A spokeswoman for Toronto police wouldn't say how Ford's comments would impact an ongoing police investigation related to Lisi, saying only that "the information will be passed on to investigators."
Ford's unexpected drug-use admission left many stunned.
The premier of Ontario said she was concerned that Ford's personal issues were making it difficult for the business of the city to carry on in a normal way.
"We want municipalities to be able to function and there is a huge amount of turmoil at city hall right now," said Kathleen Wynne.
"The police service and the judicial system have to take action. But the mayor will have to make his decisions about what is appropriate right now."
The Ford scandal also drew the attention of the federal justice minister who said it was "certainly a sad day for the city of Toronto."
"I'm the justice minister, you know where I stand on the use of illegal drugs," said Peter MacKay. "As a human being I think that the mayor of Toronto needs to get help."
Despite Ford's astonishing announcements, those who have supported the mayor throughout the scandal continued to stand by him.
"Leave Ford alone! The guy is doing a good job. The city is being taking care of!" one person said on Twitter.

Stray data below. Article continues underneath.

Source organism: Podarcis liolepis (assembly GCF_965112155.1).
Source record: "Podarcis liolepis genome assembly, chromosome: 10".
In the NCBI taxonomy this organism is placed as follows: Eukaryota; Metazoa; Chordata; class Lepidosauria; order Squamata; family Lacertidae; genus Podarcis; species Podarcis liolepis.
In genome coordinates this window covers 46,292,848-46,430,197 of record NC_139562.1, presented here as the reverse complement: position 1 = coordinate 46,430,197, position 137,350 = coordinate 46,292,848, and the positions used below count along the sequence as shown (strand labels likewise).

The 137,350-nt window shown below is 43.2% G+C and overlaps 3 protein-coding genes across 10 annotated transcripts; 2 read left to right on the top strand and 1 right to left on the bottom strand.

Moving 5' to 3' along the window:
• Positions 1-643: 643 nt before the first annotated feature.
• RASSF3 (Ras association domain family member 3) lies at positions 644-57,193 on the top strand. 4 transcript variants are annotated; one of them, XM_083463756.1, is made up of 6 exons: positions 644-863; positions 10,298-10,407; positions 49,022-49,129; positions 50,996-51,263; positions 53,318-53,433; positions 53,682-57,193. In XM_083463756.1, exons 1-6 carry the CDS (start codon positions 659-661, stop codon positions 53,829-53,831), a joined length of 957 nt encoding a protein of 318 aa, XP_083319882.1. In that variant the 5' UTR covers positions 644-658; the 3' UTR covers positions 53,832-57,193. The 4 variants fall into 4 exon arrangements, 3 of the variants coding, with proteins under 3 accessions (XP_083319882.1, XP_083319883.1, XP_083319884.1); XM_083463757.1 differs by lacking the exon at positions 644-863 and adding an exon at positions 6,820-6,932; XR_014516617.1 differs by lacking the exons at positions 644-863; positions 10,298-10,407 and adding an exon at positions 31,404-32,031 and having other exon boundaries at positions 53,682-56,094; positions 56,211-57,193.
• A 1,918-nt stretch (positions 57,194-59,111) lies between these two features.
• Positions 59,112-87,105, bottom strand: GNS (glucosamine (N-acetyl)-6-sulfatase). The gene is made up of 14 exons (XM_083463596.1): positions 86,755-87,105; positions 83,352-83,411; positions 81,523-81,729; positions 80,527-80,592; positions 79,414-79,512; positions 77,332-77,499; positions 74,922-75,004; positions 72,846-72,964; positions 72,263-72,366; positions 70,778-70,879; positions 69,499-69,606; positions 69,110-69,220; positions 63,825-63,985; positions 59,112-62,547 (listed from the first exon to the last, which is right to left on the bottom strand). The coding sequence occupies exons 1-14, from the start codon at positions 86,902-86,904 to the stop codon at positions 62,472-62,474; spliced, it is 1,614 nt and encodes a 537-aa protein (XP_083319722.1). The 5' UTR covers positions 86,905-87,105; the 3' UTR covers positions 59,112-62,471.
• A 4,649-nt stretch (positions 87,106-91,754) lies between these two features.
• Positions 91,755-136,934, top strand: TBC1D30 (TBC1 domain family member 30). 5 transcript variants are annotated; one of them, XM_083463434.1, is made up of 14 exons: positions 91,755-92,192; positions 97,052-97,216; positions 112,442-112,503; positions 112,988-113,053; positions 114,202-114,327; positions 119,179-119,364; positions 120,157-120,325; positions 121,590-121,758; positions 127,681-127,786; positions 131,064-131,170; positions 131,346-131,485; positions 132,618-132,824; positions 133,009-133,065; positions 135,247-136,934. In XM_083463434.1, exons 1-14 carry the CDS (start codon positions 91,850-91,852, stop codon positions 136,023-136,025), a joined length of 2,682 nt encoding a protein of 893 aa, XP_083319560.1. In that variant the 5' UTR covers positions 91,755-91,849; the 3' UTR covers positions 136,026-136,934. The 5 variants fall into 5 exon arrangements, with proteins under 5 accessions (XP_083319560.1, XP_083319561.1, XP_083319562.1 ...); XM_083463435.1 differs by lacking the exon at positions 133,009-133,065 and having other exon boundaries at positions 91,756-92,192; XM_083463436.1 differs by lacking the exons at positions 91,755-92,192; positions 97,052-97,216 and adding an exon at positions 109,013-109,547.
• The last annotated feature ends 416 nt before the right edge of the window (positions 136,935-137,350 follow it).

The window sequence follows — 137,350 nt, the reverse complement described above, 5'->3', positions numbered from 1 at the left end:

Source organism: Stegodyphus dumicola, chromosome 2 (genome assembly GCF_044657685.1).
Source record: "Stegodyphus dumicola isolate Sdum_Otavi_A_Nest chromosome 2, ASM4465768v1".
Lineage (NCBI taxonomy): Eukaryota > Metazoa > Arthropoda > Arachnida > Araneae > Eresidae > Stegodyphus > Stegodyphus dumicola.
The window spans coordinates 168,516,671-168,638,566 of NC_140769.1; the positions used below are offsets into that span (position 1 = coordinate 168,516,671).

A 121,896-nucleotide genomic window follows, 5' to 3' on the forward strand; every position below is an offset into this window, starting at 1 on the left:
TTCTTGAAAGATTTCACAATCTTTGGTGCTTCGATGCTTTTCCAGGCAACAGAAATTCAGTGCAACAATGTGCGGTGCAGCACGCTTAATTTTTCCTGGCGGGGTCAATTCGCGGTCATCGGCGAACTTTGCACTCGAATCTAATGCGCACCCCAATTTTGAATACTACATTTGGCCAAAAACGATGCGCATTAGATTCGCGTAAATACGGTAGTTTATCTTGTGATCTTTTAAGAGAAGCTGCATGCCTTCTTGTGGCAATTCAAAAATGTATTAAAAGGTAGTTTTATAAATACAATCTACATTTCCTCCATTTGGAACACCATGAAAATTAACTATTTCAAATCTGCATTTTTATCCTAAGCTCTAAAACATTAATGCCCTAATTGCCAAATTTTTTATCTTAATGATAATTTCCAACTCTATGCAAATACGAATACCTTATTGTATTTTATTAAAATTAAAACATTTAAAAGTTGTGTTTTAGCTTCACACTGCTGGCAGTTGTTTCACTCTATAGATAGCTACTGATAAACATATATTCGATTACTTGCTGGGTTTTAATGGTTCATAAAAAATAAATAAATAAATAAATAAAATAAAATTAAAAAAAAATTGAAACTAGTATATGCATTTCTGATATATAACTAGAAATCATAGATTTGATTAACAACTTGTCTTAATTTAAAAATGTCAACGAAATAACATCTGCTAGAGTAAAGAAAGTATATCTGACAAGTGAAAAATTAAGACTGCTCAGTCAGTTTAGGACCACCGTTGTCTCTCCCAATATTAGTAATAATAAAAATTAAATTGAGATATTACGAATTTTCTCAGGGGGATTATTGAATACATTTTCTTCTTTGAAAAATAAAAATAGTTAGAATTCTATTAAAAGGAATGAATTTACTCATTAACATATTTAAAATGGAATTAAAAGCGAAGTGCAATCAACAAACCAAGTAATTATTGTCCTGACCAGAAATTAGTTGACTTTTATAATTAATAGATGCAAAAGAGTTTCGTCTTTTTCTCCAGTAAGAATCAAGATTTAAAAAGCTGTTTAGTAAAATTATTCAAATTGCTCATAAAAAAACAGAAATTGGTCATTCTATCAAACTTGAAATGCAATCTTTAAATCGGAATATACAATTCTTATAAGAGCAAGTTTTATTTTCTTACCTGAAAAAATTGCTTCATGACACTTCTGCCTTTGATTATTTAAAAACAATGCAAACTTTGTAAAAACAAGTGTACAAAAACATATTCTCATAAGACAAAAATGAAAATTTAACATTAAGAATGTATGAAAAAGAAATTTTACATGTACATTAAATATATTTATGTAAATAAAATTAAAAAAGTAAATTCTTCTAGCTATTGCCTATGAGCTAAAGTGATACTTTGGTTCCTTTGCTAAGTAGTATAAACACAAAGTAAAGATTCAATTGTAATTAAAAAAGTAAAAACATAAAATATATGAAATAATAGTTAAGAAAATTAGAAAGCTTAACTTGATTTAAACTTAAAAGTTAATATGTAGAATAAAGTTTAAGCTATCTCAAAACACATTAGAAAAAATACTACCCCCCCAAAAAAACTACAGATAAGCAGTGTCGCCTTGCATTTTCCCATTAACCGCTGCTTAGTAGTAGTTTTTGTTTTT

"So what? Rob Ford smoked crack? Lots of people drink too much, too often. Leave the guy alone. Electorate will decide his fitness," tweeted another.
Nonetheless, at city hall some who worked with Ford said his latest admission was a clear sign that he needed to step back from the mayor's chair and get some help.
A member of Ford's executive committee -- which works closely with the mayor -- said some councillors were bringing a motion against the mayor that could strip him of some of his powers.
"He needs to take a break, he needs to consider what's best for him, what's best for this city," said Coun. Denzil Minnan-Wong.
There were others who questioned the timing of Ford's announcement and subsequent apology.
"I feel like maybe he hasn't been forthcoming, I am a little concerned that there are more things to come," said Coun. Paula Fletcher. "I'm not sure his sincere apology is going to be sincere enough."
Some at city hall, however, refused to call for Ford to step aside.
"It's up to him to decide," said Coun. Maria Augimeri. "He was democratically elected. He has not been charged or convicted of anything."
Municipal law makes no provision for his forced removal from office unless he's convicted and jailed for a criminal offence. The province has said it has no plans to change the law.
Tuesday's hubbub made front-page news on a number of international news sites and caused some in Ford's government to worry about the impact the mayor's scandal was having on Toronto's brand.
"It's a circus and if anybody is saying it's not affecting the business of the city they're not being honest," said Coun. Jaye Robinson, who added that the mayor currently "does not have a shred of credibility."
"We've also become the laughing stock of North America, if not the world."
-- With files from Maria Babbage and Keith Leslie.